Alexander V. Stehn
University of Texas Rio Grande Valley
In the second half of the nineteenth century, many Latin American intellectuals adapted the philosophy of positivism to address the pressing problems of nation-building and respond to the demands of their own social and political contexts, making positivism the second most influential tradition in the history of Latin American philosophy, after scholasticism. Since a comprehensive survey of positivism’s role across Latin American and Latinx philosophy would require multiple books, this chapter presents the history of positivism and its transformations in Mexican and Chicanx philosophies, proceeding chronologically and focusing on these representative thinkers: Auguste Comte (1798-1857), Gabino Barreda (1818-1881), Justo Sierra (1848-1912), José Vasconcelos (1882-1959), Antonio Caso (1883-1946), and Gloria Anzaldúa (1942-2004). We pay special attention to how positivism was used to build the Mexican nation and reconstruct Mexican identity through education, creating philosophical debates about the relationships among science, religion, morality, education, race, economic progress, and national development. These debates continue to resonate as we think critically about the respective roles of scientific education—then called “positive” education, now “STEM” education—and moral education in the curricula used to educate a country’s youth while reconstructing their ethnoracial and national identities.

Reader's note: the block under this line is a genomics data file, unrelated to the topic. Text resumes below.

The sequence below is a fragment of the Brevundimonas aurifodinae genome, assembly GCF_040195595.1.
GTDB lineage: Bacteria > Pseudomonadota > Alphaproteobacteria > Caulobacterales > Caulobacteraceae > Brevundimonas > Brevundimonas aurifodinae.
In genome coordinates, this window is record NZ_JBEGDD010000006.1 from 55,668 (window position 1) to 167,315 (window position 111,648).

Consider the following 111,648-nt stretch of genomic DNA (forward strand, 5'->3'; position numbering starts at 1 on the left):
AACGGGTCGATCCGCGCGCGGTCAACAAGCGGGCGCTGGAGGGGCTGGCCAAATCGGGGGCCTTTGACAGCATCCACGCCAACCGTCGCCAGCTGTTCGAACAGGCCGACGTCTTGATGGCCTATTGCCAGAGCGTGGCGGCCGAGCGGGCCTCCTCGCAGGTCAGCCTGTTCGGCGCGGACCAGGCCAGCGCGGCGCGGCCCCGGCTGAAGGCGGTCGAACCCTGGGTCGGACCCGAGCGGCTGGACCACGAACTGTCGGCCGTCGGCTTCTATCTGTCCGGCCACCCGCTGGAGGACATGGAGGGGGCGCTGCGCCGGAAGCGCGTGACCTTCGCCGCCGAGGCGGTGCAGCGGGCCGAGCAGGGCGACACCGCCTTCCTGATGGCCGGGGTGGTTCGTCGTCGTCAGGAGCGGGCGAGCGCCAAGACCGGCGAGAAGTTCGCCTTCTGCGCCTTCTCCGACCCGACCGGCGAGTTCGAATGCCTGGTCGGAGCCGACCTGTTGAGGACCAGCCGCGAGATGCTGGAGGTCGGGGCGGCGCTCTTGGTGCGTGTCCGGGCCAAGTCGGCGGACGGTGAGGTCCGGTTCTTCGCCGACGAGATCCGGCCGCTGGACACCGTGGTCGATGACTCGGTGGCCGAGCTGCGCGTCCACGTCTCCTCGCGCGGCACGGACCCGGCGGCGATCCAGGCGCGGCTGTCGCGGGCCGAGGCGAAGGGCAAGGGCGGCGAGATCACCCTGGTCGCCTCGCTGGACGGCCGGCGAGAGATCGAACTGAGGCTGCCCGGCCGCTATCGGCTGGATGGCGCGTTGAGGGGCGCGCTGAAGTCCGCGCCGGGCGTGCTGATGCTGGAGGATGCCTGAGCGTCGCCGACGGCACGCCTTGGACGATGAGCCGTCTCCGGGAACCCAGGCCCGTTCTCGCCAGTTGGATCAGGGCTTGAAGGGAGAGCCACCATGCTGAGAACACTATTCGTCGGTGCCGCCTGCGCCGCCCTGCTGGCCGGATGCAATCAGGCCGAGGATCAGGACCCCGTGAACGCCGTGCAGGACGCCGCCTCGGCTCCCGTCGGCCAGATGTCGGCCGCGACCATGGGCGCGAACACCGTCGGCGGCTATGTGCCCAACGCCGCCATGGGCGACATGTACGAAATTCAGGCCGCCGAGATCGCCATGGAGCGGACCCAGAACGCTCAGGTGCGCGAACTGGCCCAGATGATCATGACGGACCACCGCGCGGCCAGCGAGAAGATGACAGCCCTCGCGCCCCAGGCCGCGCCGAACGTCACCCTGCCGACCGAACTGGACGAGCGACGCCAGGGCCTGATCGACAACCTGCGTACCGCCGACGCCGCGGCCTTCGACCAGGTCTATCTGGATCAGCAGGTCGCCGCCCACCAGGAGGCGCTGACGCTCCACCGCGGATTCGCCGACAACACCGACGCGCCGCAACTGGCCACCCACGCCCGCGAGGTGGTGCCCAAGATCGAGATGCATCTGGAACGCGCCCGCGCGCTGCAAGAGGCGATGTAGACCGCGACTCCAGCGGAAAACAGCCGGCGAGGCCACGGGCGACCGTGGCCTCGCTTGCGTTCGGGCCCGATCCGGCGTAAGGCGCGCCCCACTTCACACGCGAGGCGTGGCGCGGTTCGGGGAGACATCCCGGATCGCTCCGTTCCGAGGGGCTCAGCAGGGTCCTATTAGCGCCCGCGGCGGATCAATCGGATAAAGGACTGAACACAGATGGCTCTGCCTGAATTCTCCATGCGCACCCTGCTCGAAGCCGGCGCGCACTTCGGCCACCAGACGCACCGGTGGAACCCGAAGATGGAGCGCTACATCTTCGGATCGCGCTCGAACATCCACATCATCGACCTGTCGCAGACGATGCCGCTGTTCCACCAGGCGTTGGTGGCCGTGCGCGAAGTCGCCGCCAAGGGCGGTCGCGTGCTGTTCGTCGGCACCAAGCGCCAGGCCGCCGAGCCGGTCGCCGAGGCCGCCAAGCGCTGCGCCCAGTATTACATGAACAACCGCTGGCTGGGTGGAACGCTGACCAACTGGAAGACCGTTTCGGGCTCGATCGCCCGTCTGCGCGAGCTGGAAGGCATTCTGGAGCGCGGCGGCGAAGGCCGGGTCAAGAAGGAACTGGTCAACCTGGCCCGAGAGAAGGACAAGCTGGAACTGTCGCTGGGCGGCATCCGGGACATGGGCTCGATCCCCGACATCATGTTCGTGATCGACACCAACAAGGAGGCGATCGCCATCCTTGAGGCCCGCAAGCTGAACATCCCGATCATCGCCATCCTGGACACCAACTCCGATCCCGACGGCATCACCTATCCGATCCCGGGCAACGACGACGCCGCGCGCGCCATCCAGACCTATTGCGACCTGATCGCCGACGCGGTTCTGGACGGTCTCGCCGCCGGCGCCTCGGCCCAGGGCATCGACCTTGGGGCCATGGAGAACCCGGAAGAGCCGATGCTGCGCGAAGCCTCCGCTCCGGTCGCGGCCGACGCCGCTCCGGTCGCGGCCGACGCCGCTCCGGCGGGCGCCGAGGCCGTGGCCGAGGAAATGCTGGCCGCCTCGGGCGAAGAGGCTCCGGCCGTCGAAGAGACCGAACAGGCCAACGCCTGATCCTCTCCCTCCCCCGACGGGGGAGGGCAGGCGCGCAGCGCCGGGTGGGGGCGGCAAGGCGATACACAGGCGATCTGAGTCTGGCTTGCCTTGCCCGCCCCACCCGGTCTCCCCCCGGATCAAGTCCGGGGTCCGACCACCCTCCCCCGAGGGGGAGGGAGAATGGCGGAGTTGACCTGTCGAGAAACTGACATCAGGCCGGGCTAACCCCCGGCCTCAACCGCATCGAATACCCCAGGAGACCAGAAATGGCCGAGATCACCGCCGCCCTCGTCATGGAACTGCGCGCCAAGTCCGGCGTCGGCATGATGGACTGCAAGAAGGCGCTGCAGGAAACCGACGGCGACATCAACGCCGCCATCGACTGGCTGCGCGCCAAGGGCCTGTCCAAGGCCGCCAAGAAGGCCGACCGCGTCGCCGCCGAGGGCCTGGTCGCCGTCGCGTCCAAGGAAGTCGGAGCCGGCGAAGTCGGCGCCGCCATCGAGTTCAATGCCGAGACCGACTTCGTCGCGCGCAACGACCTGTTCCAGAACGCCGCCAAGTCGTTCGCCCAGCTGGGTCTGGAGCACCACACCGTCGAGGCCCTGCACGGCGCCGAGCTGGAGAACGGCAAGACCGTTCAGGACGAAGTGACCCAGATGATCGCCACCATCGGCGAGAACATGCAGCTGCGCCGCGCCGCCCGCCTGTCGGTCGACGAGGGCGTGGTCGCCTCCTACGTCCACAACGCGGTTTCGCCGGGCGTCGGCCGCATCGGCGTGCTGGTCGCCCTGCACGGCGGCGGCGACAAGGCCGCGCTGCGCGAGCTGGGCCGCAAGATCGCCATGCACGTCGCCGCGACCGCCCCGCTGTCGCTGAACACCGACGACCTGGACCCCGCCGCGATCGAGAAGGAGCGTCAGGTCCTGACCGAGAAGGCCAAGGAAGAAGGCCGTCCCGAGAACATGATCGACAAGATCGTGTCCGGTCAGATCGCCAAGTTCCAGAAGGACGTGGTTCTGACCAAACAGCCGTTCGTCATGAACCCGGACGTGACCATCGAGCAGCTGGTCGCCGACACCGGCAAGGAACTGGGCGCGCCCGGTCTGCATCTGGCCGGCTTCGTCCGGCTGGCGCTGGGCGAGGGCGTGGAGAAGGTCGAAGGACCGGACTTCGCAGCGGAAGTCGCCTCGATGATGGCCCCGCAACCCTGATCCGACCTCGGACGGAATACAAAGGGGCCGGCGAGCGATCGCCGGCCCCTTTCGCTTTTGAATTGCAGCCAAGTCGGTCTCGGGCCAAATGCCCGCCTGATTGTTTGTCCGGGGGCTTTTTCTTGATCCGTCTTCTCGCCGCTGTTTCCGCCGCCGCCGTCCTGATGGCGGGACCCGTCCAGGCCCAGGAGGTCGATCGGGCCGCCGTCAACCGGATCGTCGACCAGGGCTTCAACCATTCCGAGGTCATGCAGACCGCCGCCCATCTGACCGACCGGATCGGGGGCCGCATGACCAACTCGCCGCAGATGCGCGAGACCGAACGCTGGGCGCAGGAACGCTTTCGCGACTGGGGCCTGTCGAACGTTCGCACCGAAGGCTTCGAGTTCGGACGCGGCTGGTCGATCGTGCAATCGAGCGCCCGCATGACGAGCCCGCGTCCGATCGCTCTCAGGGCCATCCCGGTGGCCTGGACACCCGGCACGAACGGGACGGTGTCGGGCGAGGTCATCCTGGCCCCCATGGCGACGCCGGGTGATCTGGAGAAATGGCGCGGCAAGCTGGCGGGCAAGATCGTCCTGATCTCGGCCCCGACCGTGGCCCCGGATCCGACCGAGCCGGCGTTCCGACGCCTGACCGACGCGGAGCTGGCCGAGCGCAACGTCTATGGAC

Keywords Latin American Philosophy  Mexican Philosophy  Positivism  Mexican American Philosophy  Chicanx Philosophy  Scientific and Moral Education
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